Mumbai wicket will turn and bounce: Alastair Cook
by Ankit Editor
Published - Dec 1, 2016 12:05 pm | Updated - Dec 1, 2016 12:05 pm
Batting on Indian wickets at this time in the year you want to be doing that on the first couple of days in a Test match. The following three days are for the bowlers to make the most of. Being aware of the same, when Alastair Cook won the toss in Mohali the England fans were excited, they felt now the boys really have a chance to put on a huge total on the board and force the Indians under pressure. But that was not to happen as the Indian bowlers did really well to first restrict them under 300 and then batted the opposition out of the game managing a hundred plus run lead.
Having lost the opportunity Cook is disappointed and believes it was their fault that the lost the game. “It’s frustrating that we had an opportunity to get ahead of the game and we were not good enough to take it. In this part of the world, you just know that you need a big score, certainly on a wicket like that. There is no hiding behind it. We were not good enough to do that. Obviously, Jonny (Bairstow) got a good 80-odd but we need 100s like we did in Rajkot. It was not too much of a different wicket, to be brutally honest. Probably a little bit harder to score here than it was there – 400 was par and we were below it. And it hurts you in this part of the world. You just have to hold your hands up and say we were not good enough to get that 400. It doesn’t just happen. You don’t just win the toss and someone gives you 400. You have to go out and play well to do it.”
The most capped England player also added, “It’s not ideal when you lose your opener and he busts his hand and everyone has to move up. But that happens once a year maybe, and that’s the second innings. We were behind the game in the first innings. There were no magic balls being bowled, really. Probably Jonny’s is the only one which was a very good piece of bowling. A couple of balls before (from Jayant Yadav) skidded on past the outside edge, the other one turned but apart from that, the pitch was behaving. It was good, accurate bowling as you expect from India in these conditions. But it was not unplayable. You can talk whatever way you want but the top order has to go and deliver.”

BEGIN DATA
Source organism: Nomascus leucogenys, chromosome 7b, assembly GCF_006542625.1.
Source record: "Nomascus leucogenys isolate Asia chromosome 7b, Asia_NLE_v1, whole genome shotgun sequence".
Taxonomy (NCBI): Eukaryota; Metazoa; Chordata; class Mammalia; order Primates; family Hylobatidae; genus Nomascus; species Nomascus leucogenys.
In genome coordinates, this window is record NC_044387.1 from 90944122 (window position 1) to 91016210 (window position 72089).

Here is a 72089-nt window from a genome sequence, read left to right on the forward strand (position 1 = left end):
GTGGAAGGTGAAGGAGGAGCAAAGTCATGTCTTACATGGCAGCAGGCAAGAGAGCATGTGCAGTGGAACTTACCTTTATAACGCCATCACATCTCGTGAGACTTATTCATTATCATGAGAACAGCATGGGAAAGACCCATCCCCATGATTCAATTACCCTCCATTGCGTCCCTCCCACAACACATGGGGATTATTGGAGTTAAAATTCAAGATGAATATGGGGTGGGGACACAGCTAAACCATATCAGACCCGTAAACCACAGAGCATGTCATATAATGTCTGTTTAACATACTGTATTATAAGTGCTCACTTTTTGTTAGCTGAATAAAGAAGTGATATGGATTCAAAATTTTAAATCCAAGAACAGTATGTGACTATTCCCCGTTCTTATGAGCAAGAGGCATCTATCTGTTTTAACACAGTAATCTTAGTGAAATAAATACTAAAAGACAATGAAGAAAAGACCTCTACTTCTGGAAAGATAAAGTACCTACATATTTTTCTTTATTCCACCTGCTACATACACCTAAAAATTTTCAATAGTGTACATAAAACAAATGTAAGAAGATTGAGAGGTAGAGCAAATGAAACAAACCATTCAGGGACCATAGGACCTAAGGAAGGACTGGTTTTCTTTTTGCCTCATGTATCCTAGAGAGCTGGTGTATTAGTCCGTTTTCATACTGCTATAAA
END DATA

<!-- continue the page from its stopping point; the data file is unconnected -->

Mohali has always balanced in favor of the faster bowlers and we saw Ben Stokes take a five-wicket haul for England in the first inning and Mohammad Shami bowl with a lot of fire in the second inning, swinging it as well as reversing it and also unleashing the shorter stuff at the Englishmen. “If we had known what we know now, we would have probably gone in with four seamers and two spinners. The seamers were always in the game, with a bit of reverse and the way we bash lengths, we can control the scoring rate very well. I looked at that wicket along with a number of people before the game, we thought it was dry. We all thought it was going to spin a lot more. In hindsight, we would have played four and two but I am quite happy with my decision because I thought it’s the right one at that time.” Cook said.
Mumbai, on the other hand, is either a flat deck or it turns. Given the willingness to dish out result oriented wickets it is likely to be a track that assists the slower bowlers. “Mumbai obviously can spin. Last time we were here, it did spin and bounce quite a lot, the spinners took a lot of wickets. Sometimes you like to see what four (seamers) and two (spinners) does but it would have been a big gamble on this wicket if it would have been turning like it did in Bangladesh. We will have a look but I imagine in Mumbai, it will be turning and bouncing, it normally does.”
Cook had a new opening partner in Haseeb Hammed the teenager showed maturity beyond his age and the second inning when he batted with a broken finger was a display of sheer determination and the desire to put himself on the line for the sake of the team. Talking about Hameed the skipper said, “He needs a plate put in to fix it. It’s obviously desperately unlucky for the youngster who impressed us all with his technique, his talent and obviously now his bravery and determination – to show that, when he’s playing for England, he’ll do anything to get out there. The way he played today, that was a very special knock. If you needed anyone to prove how tough a youngster he is, that is a little knock that we will all hold him in huge respect for.”